If the zone information is not passed to the SPSite constructor by using a Microsoft.SharePoint.Administration.SPUrlZone enumerator value or an FQDN, the object model assumes that the Default zone is intended. This can lead to elevation of privilege issues in the scenario described earlier in this section.

Carefully Restrict Server-Side HTTP Requests

Some features may cause the server to make outgoing HTTP requests on behalf of the user. For example, Microsoft Business Connectivity Services (BCS) allows users to specify database and web service URLs to connect to.

Because these requests originate from the server running SharePoint that is behind the firewall, these requests can be used to connect to or attack other computers in the data center.


Do not allow users to specify arbitrary URLs for SharePoint to connect to. Instead, allow farm administrators to configure a list of URLs that are safe.

Alternatively, resolve each URL entered by the user to its canonical Internet Protocol (IP) address and give farm administrators the ability to block network ranges by IP and subnet mask (for example,

Elevated Objects Must Remain Inside a RunWithElevatedPrivileges Block

Microsoft.SharePoint.SPSecurity.RunWithElevatedPrivileges is used to run a block of code by using service account credentials. This is commonly used to perform an action on behalf of a user when that user does not have permission to perform the action directly.

For example, a user may not have permission to provision new site collections, but SharePoint must provision a site for the user. By provisioning the site collection in a block, the action succeeds.

In general, RunWithElevatedPrivileges is used as follows.



using (SPSite elevatedSite = new SPSite(SPContext.Current.Site.Id))


using (SPWeb elevatedWeb = elevatedSite.OpenWeb(SPContext.Current.Web.Id))


// Perform administrative actions by using the elevated site and web objects.




SharePoint object model objects that are created or accessed by using the elevated Microsoft.SharePoint.SPSite object and Microsoft.SharePoint.SPWeb object retain the permissions they were created with. Returning these objects outside the RunWithElevatedPrivileges block can lead to privilege elevation issues.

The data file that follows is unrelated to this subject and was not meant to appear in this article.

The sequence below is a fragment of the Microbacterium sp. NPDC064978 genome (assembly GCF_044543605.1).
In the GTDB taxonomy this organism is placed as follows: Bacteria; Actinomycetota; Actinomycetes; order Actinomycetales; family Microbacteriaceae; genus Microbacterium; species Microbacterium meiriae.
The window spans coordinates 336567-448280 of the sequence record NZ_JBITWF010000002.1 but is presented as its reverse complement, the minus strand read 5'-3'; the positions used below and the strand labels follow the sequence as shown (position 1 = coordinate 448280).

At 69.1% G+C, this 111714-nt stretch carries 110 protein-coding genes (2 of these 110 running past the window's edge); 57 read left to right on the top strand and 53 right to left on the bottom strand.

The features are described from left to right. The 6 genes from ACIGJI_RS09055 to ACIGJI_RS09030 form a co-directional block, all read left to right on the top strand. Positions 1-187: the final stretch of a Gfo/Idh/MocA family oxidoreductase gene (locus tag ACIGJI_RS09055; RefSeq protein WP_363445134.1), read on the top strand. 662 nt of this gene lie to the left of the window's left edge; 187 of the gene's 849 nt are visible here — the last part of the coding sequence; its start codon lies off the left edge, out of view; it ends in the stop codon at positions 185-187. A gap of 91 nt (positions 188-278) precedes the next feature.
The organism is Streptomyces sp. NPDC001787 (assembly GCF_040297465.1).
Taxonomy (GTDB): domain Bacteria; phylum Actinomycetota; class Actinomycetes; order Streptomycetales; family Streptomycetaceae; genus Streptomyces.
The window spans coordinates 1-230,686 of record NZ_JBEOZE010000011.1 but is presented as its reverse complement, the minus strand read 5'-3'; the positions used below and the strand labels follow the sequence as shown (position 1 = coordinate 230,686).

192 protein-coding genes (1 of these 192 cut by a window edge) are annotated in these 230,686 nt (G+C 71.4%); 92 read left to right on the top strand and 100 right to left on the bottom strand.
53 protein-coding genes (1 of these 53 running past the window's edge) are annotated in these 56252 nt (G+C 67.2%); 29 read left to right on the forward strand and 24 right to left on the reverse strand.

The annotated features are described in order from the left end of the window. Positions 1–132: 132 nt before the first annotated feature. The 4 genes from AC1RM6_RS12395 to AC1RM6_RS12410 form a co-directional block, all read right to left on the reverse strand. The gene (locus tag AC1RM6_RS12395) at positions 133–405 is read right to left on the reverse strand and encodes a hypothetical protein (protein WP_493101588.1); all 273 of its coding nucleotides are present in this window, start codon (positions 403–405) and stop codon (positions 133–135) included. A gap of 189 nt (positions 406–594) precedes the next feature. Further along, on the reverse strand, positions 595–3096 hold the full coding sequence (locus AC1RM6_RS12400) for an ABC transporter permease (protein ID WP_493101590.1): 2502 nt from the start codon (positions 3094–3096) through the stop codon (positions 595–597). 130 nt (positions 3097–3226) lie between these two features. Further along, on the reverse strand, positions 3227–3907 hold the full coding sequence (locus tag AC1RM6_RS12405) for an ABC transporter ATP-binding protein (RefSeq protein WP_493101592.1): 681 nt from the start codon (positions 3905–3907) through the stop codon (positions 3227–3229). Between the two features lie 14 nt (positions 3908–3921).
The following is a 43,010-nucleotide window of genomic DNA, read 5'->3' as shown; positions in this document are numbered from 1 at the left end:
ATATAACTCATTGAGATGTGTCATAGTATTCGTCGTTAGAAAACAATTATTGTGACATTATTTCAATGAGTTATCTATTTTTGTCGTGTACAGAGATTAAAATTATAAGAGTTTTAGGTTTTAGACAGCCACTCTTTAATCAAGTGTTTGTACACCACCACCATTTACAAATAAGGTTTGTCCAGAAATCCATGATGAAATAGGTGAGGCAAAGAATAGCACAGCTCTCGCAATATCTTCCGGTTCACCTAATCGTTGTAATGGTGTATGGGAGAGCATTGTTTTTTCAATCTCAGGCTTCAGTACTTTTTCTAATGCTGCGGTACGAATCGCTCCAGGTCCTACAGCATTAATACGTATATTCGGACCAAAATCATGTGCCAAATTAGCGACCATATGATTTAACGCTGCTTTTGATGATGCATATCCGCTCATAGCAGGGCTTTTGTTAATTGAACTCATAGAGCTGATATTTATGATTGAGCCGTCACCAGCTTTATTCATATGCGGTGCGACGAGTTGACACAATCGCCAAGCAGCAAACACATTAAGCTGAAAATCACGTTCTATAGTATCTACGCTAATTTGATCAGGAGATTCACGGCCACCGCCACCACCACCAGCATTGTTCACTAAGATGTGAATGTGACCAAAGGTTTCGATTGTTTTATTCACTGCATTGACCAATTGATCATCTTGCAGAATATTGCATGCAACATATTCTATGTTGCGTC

SharePoint object model objects created or accessed within a Microsoft.SharePoint.SPSecurity.RunWithElevatedPrivileges object must not be returned outside of the RunWithElevatedPrivileges block.

Additional information

When you instantiate an SPSite object, SharePoint backs that object by an underlying SPRequest object in native code. The SPRequest object remembers which user instantiated the object. SPRequest is shared by all objects that are accessed via that SPSite object.

note Note:

For more information about the SPRequest object, see Disposing Objects.

When an SPSite object is provisioned in a RunWithElevatedPrivileges block, the SPRequest object notes that the current user is the System Account. If the SPSite object is used to access a Microsoft.SharePoint.SPListItem object, that list item shares the same SPRequest object—it is an "elevated" object just like the SPSite object.

If the SPListItem object is passed outside of the RunWithElevatedPrivileges block, it retains its underlying SPRequest object and continues to be elevated. Code that expects to be running under the current user's credentials will have privilege elevation problems if it uses this SPListItem object.

SharePoint Security Best Practices: Denial of Service

Denial of service occurs when a system is overwhelmed in such a way that messages cannot be processed, or they are processed extremely slowly. For more information, see Denial of Service.

Limit the Amount of Work That Can Be Done on a Single Request

Some features parse user input and perform an action for each element in the request. If the feature does not limit the number of elements it parsed, this can lead to a denial-of-service attack.


Enforce a reasonable upper bound for the amount of user input that your feature processes on a single request.

SharePoint Security Best Practices: Information Disclosure

Information disclosure enables an attacker to gain valuable information about a system. Therefore, always consider what information you are revealing and whether it can be used by a malicious user.

For more information, see Information Disclosure.

Scrub Web Service Exceptions Before Returning Them to Callers

A web service call may throw an exception that returns too much data about the server, such as internal server names or file system paths.

Attackers can use this information to profile the SharePoint farm and launch a targeted attack.


When implementing a SOAP web method, catch all exceptions and pass them to SoapServerException.HandleException before returning them to the user, as shown in the following example.

          return new SoapXml.SoapXmlElement(
              m_ListSchemaImpl.GetListAndView(listName, viewName));
      catch (Exception e) 
          throw SoapServerException.HandleException(e);


In this article, you learn about security best-practice recommendations when you are developing solutions by using SharePoint 2010. The recommendations address aspects of cross-site scripting (XSS), cross-site request forgery (CSRF or XSRF), elevation of privilege, denial of service, and information disclosure.